2:12 At the end of the twelve months that were required for the women, when the turn of each young woman arrived to go to King Ahasuerus – for in this way they had to fulfill their time of cosmetic treatment: six months with oil of myrrh, and six months with perfume and various ointments used by women – 2:13 the woman would go to the king in the following way: Whatever she asked for would be provided for her to take with her from the harem to the royal palace. 2:14 In the evening she went, and in the morning she returned to a separate part of the harem, to the authority of Shaashgaz the king’s eunuch who was overseeing the concubines. She would not go back to the king unless the king was pleased with her and she was requested by name.

2:15 When it became the turn of Esther daughter of Abihail the uncle of Mordecai (who had raised her as if she were his own daughter) to go to the king, she did not request anything except what Hegai the king’s eunuch, who was overseer of the women, had recommended. Yet Esther met with the approval of all who saw her. 2:16 Then Esther was taken to King Ahasuerus at his royal residence in the tenth month (that is, the month of Tebeth) in the seventh year of his reign. 2:17 And the king loved Esther more than all the other women, and she met with his loving approval more than all the other young women. So he placed the royal high turban on her head and appointed her queen in place of Vashti. 2:18 Then the king prepared a large banquet for all his officials and his servants – it was actually Esther’s banquet. He also set aside a holiday for the provinces, and he provided for offerings at the king’s expense.

Mordecai Learns of a Plot against the King

2:19 Now when the young women were being gathered again, Mordecai was sitting at the king’s gate. 2:20 Esther was still not divulging her lineage or her people, just as Mordecai had instructed her. Esther continued to do whatever Mordecai said, just as she had done when he was raising her.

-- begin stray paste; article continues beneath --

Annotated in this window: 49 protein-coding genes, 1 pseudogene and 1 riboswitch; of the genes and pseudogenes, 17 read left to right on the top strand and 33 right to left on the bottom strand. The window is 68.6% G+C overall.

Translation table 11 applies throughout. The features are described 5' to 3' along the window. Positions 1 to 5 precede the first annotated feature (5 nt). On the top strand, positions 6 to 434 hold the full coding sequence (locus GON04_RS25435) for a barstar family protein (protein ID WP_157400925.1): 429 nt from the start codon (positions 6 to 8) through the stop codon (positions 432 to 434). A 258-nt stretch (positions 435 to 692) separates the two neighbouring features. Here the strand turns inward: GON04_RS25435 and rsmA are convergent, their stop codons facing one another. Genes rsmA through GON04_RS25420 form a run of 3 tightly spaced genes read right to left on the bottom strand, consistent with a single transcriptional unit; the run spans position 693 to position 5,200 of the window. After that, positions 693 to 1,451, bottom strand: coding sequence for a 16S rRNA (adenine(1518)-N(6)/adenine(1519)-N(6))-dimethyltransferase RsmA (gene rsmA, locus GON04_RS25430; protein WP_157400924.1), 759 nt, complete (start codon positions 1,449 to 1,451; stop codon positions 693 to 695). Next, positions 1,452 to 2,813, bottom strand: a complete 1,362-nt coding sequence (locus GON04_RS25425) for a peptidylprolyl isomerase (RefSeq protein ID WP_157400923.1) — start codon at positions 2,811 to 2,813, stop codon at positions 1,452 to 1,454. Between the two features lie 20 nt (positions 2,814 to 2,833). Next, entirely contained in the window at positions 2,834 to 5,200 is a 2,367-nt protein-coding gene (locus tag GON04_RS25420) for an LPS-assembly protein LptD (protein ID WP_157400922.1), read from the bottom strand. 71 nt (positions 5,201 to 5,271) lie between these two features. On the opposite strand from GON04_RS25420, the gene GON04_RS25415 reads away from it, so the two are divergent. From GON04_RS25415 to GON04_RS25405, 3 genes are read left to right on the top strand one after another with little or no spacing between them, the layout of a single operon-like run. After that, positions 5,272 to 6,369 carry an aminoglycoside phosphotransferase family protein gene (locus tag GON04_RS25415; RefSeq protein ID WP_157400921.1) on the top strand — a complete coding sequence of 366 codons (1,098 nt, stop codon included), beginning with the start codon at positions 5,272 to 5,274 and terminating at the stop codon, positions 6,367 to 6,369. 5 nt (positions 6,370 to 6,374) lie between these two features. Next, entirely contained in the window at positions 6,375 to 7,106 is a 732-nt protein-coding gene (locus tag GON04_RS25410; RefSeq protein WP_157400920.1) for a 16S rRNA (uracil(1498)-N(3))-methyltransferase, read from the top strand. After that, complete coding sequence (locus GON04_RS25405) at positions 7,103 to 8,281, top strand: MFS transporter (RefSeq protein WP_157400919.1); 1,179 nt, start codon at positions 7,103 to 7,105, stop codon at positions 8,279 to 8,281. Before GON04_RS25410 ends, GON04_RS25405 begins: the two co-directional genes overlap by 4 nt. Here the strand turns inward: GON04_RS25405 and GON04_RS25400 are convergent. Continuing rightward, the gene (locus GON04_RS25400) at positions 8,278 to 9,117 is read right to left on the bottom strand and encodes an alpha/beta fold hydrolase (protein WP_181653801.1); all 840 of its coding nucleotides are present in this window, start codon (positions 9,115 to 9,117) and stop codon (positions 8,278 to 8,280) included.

2:21 In those days while Mordecai was sitting at the king’s gate, Bigthan and Teresh, two of the king’s eunuchs who protected the entrance, became angry and plotted to assassinate King Ahasuerus. 2:22 When Mordecai learned of the conspiracy, he informed Queen Esther, and Esther told the king in Mordecai’s behalf. 2:23 The king then had the matter investigated and, finding it to be so, had the two conspirators hanged on a gallows. It was then recorded in the daily chronicles in the king’s presence.

Prayer

Lord, even in the midst of the inherent-ugliness of a pagan kingdom, You are at work. May I be always mindful and watchful for Your mighty hand despite the foolish machinations of mere humans.

Scripture In Perspective

When the king had recovered from his drunken and egotistical rage he remembered his extreme action versus Vashti and his advisers quickly suggested a means to acquire a new queen.

The advisers recommended a search of the kingdom for the most attractive young women, a process of vetting, then his selection – he agreed and Esther was among the candidates. Note: This does not appear to be a volunteer candidacy but rather these young women were pressed into service much like a man into the army.

Esther’s natural beauty, personal humility, and quick learning from the harem-eunuch resulted in the king’s selection of her as his new queen. Esther had not disclosed her Jewish nationality as her adoptive uncle Mordecai had adviser her not to do so.

Mordecai overheard the scheming of two of the eunuchs assigned to the king’s court to murder him, he informed Esther who informed the king, the two men were captured and hanged and the details of their discovery and punishment was recorded in the record of activities in the king’s court.

Interact with the text

Consider

The king had acted when chemically-impaired and in a fit or ego-driven rage. His advisers had taken advantage of his vulnerability to get rid of the independent Vashti and to impose a form of relational-slavery upon every married woman in the kingdom.

Discuss

Did the king’s advisers quickly recommend the process of replacing Vashti with a beautiful young woman because they knew that would appeal to his ego and lust, thus distracting him from recognizing how they had manipulated him into dethroning Vashti by edict?

Reflect

How demeaning must it have been for a young Jewish woman to be pulled from her home into the pagan king’s harem, subjected to a year’s preparation, then subjected to his sexual and social evaluation - with the possibility of being rejected and no longer a virgin available for a Jewish husband – the preferred marriage for a young Jewish woman for which she had certainly been encouraged to dream and to plan.

Share